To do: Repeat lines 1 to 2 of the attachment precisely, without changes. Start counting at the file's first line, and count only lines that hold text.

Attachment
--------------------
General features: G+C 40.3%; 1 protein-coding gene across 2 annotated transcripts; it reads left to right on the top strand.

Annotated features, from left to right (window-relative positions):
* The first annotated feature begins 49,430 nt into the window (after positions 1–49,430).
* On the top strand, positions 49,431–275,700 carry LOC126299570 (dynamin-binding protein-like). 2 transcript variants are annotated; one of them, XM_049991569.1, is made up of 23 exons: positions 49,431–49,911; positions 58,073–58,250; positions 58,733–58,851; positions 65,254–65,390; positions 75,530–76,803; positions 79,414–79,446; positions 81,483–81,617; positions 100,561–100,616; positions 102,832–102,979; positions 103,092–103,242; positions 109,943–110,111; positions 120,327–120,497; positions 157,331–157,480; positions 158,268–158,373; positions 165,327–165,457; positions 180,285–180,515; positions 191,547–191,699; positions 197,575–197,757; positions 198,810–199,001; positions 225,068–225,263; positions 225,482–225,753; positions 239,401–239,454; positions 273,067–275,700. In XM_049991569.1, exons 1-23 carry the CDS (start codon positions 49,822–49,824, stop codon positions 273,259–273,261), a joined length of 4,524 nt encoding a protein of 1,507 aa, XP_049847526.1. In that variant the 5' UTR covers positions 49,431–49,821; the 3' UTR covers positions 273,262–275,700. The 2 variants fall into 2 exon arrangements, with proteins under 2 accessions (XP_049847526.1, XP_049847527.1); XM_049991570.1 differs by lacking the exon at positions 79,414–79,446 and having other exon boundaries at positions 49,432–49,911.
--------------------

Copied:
General features: G+C 40.3%; 1 protein-coding gene across 2 annotated transcripts; it reads left to right on the top strand.

Annotated features, from left to right (window-relative positions):